How plastic fills a mold

There are three distinct processing phases in injection molding.

The three phases in the molding process are as follows:

Filling phase
Packing phase
Cooling phase

1. Filling phase
During the filling phase, plastic is pushed into the cavity until the cavity is just filled. As plastic flows into the cavity, the plastic in contact with the mold wall quickly freezes. This creates a frozen layer of plastic between the mold and the molten plastic. At the interface between the static frozen layer and the flowing melt, the polymer molecules are stretched out in the direction of flow. This alignment and stretching is called orientation.

The following diagram shows how the flow front expands as material from behind is pushed forward. This outward flow is called fountain flow. The edges of the flowing layer freeze as they come into contact with the mold wall in a near-perpendicular direction. The molecules in the initial frozen layer are therefore not highly orientated, and when they are frozen, the orientation will not change.

The red arrows in the diagram show the flow direction of the molten plastic. The dark blue layers show the layers of frozen plastic against the mold walls. The green arrows indicate the direction of heat flow from the polymer melt into the mold walls.

The frozen layer gains heat as more molten plastic flows through the cavity, and loses heat to the mold. When the frozen layer reaches a certain thickness, equilibrium is reached. This usually occurs early in the injection molding process, after a few tenths of a second.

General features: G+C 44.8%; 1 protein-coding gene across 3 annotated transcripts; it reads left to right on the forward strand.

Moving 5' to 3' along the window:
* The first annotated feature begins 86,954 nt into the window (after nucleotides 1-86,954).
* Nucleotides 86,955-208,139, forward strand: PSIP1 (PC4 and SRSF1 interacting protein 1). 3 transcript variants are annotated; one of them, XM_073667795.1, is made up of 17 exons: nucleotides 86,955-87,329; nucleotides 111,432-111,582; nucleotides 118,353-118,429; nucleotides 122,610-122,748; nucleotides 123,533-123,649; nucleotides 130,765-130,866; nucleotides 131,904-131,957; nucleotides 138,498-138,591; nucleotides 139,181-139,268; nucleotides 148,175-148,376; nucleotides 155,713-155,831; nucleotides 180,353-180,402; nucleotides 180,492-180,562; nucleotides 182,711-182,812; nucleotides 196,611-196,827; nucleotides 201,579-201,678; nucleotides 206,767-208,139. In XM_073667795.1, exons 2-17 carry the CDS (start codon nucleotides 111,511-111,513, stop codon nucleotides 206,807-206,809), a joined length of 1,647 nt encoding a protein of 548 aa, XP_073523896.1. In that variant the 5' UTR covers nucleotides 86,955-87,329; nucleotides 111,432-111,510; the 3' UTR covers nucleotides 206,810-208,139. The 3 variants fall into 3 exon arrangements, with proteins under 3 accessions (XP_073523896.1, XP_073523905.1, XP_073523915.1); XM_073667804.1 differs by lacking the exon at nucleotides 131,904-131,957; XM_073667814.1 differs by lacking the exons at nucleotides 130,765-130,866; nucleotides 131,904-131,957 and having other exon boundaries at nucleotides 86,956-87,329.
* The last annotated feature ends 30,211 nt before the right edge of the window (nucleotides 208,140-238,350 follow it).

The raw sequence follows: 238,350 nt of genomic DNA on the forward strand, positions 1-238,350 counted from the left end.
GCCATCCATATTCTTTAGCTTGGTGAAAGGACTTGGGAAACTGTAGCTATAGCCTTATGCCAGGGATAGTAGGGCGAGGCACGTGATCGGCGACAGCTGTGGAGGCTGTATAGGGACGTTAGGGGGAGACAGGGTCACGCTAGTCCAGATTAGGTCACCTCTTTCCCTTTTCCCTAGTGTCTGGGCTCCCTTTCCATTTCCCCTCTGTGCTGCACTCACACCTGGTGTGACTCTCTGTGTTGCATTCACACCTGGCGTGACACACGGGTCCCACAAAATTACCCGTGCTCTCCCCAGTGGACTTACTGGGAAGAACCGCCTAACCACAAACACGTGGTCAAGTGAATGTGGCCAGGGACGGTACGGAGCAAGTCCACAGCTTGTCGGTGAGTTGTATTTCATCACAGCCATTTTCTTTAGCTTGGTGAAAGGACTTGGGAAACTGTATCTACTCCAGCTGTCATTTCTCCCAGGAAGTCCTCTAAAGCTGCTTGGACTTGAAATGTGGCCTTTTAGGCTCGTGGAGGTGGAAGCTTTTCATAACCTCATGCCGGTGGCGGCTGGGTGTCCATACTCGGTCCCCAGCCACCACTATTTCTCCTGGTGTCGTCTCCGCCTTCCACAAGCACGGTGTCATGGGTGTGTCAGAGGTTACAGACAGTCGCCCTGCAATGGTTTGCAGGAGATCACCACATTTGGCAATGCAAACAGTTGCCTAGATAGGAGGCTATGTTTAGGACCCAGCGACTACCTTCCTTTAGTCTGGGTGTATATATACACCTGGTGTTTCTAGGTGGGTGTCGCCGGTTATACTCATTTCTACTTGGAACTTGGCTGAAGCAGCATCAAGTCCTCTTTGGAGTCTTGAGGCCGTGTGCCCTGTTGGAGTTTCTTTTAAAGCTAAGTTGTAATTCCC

2. Packing phase
The packing phase begins after the cavity has just been filled. During this phase, further pressure is applied to the material in an attempt to pack more material into the cavity. This is intended to produce a reduced and more uniform shrinkage with reduced component warpage.

When the material has filled the mold cavity and the packing phase has begun, material flow is driven by the variation of density across the part. If one region of a part is less densely packed than an adjacent region, polymer will flow into the less dense region until equilibrium is reached. This flow will be affected by the compressibility and thermal expansion of the melt in a similar way to which the flow is affected by these factors in the filling phase.

The pvT (pressure, volume, temperature) characteristics of the material provide the necessary information to calculate parameters such as density variations with pressure and temperature, compressibility, and thermal expansion data. When combined with the material viscosity data, an accurate simulation of the material flow during the packing phase is possible.

The following diagram shows the difference between the end of the filling phase (left) and the end of the packing phase (right).

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